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  • #16
    Let's not forget about works of fiction.
    Positive social nudity in fiction also enhances the lifestyle and oftentimes plants the seeds in many textiled minds.

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    • #17
      "Studies in the Psychology of Sex Vol. VI: Sex in Relation to Society" by Havelock Ellis, 1921. Chapter 3: Sexual Education and Nakedness. pg. 95-117.
      This is quite a long scholarly work on sexuality (six volumes!) It is well footnoted with many references to other studies and books. The chapter on nakedness starts with the Greeks & Romans, moves on to the ascension of Christianity and its mistrust of "the flesh" and continues with discussion of air & sun baths which were being used for medicinal purposes. Again, it has many references to papers, articles, and books by others; an interesting source if just to look up all the other works it references.

      "To those who have been bred under bad conditions, it may indeed seem
      hopeless to attempt to rise to the level of the Greeks and the other finer
      tempered peoples of antiquity in realizing the moral, as well as the
      pedagogic, hygienic, and æsthetic advantages of admitting into life
      the spectacle of the naked human body. But unless we do we hopelessly
      fetter ourselves in our march along the road of civilization, we deprive
      ourselves at once of a source of moral strength and of joyous inspiration.
      Just as Wesley once asked why the devil should have all the best tunes, so
      to-day men are beginning to ask why the human body, the most divine melody
      at its finest moments that creation has yielded, should be allowed to
      become the perquisite of those who lust for the obscene. And some are,
      further, convinced that by enlisting it on the side of purity and strength
      they are raising the most powerful of all bulwarks against the invasion of
      a vicious conception of life and the consequent degradation of sex. These
      are considerations which we cannot longer afford to neglect, however great
      the opposition they arouse among the unthinking."

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      • #18
        Naked at Lunch: A Reluctant Nudist's Adventures in the Clothing-Optional World

        People have been getting naked in public for reasons other than sex for centuries. But as novelist and narrative journalist Mark Haskell Smith shows in Naked at Lunch, being a nudist is more complicated than simply dropping trou. ”Nonsexual social nudism,” as it’s called, rose to prominence in the late nineteenth century. Intellectuals, outcasts, and health nuts from Victorian England and colonial India to Belle Époque France and Gilded Age Manhattan disrobed and wrote manifestos about the joys of going clothing-free. From stories of ancient Greek athletes slathered in olive oil to the millions of Germans who fled the cities for a naked frolic during the Weimar Republic to American soldiers given “naturist” magazines by the Pentagon in the interest of preventing sexually transmitted diseases, Haskell Smith uncovers nudism’s amusing and provocative past.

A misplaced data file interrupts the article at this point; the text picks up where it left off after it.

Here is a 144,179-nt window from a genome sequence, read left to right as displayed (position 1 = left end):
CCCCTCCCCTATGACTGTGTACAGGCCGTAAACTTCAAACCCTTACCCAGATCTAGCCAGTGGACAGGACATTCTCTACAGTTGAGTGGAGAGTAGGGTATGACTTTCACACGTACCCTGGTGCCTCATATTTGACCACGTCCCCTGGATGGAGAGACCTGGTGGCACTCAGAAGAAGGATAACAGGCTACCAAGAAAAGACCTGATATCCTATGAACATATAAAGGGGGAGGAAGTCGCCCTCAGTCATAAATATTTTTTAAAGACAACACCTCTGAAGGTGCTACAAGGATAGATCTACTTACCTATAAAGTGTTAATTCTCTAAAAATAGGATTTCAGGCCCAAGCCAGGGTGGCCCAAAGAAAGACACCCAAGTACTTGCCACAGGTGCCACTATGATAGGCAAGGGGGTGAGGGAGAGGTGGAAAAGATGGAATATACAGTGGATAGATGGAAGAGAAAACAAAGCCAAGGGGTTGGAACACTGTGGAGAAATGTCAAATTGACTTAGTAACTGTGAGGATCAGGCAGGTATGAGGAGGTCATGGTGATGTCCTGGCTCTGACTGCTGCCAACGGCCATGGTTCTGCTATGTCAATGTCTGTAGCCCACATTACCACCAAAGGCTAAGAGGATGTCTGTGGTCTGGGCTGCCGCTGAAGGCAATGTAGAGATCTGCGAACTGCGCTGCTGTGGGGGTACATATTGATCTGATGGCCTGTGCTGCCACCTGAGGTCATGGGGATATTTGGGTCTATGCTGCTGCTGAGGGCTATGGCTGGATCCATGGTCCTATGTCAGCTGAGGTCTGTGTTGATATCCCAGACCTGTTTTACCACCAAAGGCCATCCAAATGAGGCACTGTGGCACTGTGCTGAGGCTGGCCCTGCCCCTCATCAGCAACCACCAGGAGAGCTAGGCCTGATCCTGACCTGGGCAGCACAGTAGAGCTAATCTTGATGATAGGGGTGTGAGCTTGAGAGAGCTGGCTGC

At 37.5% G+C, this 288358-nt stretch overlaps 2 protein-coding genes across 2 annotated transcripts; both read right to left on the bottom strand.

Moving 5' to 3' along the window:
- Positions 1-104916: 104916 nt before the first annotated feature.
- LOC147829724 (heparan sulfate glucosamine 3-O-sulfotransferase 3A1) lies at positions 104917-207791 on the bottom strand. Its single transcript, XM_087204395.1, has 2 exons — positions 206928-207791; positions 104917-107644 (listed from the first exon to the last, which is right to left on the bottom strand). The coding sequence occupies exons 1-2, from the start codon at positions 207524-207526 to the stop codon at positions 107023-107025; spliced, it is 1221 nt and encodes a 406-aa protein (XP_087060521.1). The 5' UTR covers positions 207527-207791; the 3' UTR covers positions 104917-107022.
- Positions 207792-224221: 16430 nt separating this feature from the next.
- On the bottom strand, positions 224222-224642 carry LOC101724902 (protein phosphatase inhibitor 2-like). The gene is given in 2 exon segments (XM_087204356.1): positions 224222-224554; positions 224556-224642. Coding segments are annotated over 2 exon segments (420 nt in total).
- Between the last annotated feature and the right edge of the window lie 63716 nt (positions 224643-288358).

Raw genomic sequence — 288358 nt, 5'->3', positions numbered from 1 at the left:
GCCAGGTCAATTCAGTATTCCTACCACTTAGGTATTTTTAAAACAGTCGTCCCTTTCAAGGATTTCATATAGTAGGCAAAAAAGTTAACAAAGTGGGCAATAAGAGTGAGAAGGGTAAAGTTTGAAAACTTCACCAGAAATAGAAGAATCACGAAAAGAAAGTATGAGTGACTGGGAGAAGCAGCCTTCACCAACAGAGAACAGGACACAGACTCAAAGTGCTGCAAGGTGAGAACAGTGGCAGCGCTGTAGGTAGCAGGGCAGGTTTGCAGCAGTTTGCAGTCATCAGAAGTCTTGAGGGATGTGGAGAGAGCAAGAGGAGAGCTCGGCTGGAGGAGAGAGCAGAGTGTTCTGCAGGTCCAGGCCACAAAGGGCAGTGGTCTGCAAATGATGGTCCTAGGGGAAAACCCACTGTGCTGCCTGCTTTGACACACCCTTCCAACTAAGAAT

Based on the reviews at Good Reads, this looks like a book worth reading and recommending.
        Last edited by jasenj; 06-03-2015, 09:02 AM.

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        • #19
          I bought & read "Naked at Lunch". Short version: I suggest you do too. Long version: Keep reading.

          "Naked at Lunch: A Reluctant Nudist's Adventures in the Clothing-Optional World"

          This book was released at the beginning of June 2015. I highly recommend it. In fact, I recommend that every nudist have a copy.

          The author, Mark Haskell Smith, has written several books exploring "fringe" cultures; most of them are fictional novels, his other nonfiction book covers cannabis botanists. He writes of himself in "Naked at Lunch": "I'm especially fascinated by subcultures that are deemed morally suspect or quasi-legal: the people who pursue their passion even if it means possible imprisonment or stigmatization by society." Nudism certainly qualifies.

          In writing the book, Mr. Smith takes an "embedded journalist" approach. He visits nude beaches and nudist resorts, hikes with a group of nudists, and culminates his research with a nude cruise. He also interviews several prominent nudists including Mark Storey of TNS and Richard Foley of Naktiv. The book is written as a mix of travelogue, interviews, and essays. In my opinion, he does a thorough job explaining nudism's roots in the 19th century, its rise in Germany and other parts of Europe, and its eventual migration to the USA. As a person who likes to think I've studied these things a bit, I feel he did a really good job investigating nudism's origins; there are a few gaps and some things I'd have liked to see more coverage of, but on the whole he gets it right.